Stephen Batchelor returns to speak with us about his newest work, After Buddhism: Rethinking the Dharma for a Secular Age.
As we think about the historical veracity of the Buddhist tradition, we may have an accidental tendency to miss some of the more compelling human elements of the story. We forget that these were likely real people, with real motivations, hopes, dreams, and suffering in their lives. By considering this not merely as a backstory, but integral to the full and beautifully complex portrait of early Buddhism, we may gain a deeper understanding and appreciation for the richness of that lived human experience.
Stephen Batchelor is a contemporary Buddhist teacher and writer, best known for his secular or agnostic approach to Buddhism. Stephen considers Buddhism to be a constantly evolving culture of awakening rather than a religious system based on immutable dogmas and beliefs. In particular, he regards the doctrines of karma and rebirth to be features of ancient Indian civilization and not intrinsic to what the Buddha taught. Buddhism has survived for the past 2,500 years because of its capacity to reinvent itself in accord with the needs of the different societies with which it has creatively interacted throughout its history. As Buddhism encounters modernity, it enters a vital new phase of its development. Through his writings, translations and teaching, Stephen engages in a critical exploration of Buddhism’s role in the modern world, which has earned him both condemnation as a heretic and praise as a reformer.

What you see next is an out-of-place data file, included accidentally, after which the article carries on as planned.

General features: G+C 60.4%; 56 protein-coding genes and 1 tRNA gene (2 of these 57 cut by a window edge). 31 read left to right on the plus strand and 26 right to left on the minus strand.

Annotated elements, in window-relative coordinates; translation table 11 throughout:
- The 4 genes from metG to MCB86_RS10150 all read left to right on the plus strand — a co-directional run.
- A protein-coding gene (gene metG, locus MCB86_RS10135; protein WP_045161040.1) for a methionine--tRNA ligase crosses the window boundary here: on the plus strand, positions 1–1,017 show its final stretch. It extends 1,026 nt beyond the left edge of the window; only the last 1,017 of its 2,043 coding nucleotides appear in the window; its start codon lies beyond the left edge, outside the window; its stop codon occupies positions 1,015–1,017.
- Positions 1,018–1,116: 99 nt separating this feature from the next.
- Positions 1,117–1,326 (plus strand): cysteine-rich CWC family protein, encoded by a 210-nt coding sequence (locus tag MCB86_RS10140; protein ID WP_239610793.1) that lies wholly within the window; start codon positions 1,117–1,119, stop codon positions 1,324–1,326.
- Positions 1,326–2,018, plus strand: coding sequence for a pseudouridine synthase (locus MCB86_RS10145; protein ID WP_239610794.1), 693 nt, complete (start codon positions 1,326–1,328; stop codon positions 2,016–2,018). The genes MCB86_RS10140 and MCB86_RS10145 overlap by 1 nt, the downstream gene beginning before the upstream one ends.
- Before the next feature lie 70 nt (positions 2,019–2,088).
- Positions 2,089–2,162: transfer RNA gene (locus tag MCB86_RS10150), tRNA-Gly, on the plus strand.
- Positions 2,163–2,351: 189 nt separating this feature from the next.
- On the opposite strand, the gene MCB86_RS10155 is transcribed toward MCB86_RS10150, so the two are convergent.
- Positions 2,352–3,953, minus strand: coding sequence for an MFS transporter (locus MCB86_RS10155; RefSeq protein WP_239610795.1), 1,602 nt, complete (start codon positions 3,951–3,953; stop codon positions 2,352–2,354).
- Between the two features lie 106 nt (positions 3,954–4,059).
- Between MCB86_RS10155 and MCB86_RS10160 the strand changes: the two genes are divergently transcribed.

So, sit back, relax, and have a nice Jasmine Silver Needle tea.
Music for This Episode Courtesy of Rodrigo Rodriguez
The music heard in the middle of this podcast is from Rodrigo Rodriguez. You can visit his website to hear more of his music, get the full discography, and view his upcoming tour dates.